The sweeping proposal, which could impact the city for years after the mayor's departure from office in January, calls for a series of new floodwalls, levees, surge barriers and even construction of a new "Seaport City" to protect the East River shoreline.

“This plan is incredibly ambitious — and much of the work will extend far beyond the next 200 days — but we refused to pass the responsibility for creating a plan onto the next administration," Bloomberg said in prepared remarks. "This is urgent work, and it must begin now.”

The specter of climate change and rising waters have loomed over New York more urgently since Sandy wrought an estimated $20 billion in damage along the eastern seaboard.

Reinsurance providers have warned that the northeastern U.S. should expect more frequent flood and hurricane damage as waters rise and weather patterns change.

One Munich RE researcher said earlier this year that taking basic protective steps to adapt would be "absolutely essential," with another adding that such moves would make economic sense for New York over time. About 400,000 New York residents live in a 100-year flood plain, city officials said.

To support the proposals, Bloomberg has marshaled a small army of experts and a climate-change report that estimates New York City could see its waters rise as much as 31 inches by 2050.

The report also presents worst-case scenarios in which the city gets 15% more precipitation and a 6.5-degree increase in average annual temperature in that time.

More than just beefing up New York's coastal defenses, the plan also carries a series of political proposals that would redevelop areas hit hardest by Sandy and rewrite the city's construction codes.

One proposal offers building owners $1.2 billion in grants and loans for flood-resiliency upgrades, and another changes building codes that would require hospitals to adopt 500-year-flood safety standards.

Other proposals would expand emergency-generator coverage and add standards for utility and telecommunications companies to repair service swiftly after outages.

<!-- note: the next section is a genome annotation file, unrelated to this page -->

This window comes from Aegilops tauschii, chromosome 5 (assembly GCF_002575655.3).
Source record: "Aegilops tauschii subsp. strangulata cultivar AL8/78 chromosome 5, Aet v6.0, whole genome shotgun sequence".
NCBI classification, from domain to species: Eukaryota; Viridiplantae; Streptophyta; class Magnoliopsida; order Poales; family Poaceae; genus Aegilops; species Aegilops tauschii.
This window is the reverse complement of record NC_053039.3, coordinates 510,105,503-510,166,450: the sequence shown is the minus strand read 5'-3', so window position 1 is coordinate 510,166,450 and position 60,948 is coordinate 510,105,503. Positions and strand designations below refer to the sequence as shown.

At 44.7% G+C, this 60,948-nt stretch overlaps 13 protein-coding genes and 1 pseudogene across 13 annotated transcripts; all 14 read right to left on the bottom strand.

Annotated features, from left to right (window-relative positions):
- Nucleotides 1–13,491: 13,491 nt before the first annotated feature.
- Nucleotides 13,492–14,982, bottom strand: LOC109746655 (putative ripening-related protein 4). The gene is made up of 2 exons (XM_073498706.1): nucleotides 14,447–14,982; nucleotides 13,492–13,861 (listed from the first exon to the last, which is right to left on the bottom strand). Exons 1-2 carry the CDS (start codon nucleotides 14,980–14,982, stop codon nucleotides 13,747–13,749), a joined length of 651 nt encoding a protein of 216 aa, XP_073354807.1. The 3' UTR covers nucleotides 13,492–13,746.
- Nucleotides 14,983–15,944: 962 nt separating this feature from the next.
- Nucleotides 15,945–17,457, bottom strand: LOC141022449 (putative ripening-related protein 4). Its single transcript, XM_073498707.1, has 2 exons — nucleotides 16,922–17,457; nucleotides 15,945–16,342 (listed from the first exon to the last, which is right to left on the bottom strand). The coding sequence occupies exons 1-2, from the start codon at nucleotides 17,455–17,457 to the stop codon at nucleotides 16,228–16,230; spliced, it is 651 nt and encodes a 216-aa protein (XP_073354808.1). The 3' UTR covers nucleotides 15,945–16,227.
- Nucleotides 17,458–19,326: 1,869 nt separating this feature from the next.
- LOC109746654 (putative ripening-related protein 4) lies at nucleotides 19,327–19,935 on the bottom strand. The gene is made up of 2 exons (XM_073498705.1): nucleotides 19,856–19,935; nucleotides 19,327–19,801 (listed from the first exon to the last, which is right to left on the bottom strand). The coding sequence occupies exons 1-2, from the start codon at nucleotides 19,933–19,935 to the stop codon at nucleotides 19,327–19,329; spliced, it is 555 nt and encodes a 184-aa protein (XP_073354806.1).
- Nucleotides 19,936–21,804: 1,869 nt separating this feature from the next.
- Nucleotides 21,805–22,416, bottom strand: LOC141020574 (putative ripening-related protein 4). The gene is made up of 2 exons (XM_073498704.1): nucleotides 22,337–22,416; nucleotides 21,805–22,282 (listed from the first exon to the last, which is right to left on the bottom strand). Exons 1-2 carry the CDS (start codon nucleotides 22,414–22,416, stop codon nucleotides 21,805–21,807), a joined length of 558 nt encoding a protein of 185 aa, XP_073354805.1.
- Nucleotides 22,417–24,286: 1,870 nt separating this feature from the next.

"Millions of New Yorkers lost power during Sandy and hundreds of thousands lost heat, Internet service, or phone service," Bloomberg said.

"When a crisis hits, when we really need them most, we lose access to them. That is not acceptable," he said. "Most of these networks are not run or regulated by the city, but the time has come for all of our private-sector partners to step up to the plate and join us in protecting New Yorkers."

Kevin Burke, chairman and CEO of power provider Con Edison, said in a statement that "Con Edison has already begun making significant investments to protect our infrastructure and our customers from future storms."

The city will also have to tackle tough new federal flood insurance rates that Bloomberg said would overburden working families in Staten Island.

The 250 recommendations in the new plan — titled the Special Initiative for Rebuilding and Resiliency — could use $15 billion in existing city and federal funding that could be driven toward the project, with the city considering various ways to come up with $4.5 billion in additional funds.

Whether all of those proposals will find traction with New Yorkers and federal purseholders is yet to be seen, particularly after Bloomberg leaves office, but the plan presents one of the most ambitious municipal disaster-prevention projects in recent memory.

"We can't completely climate-proof our city. That would be impossible," Bloomberg said. "But we can make our city stronger and safer — and we can start today."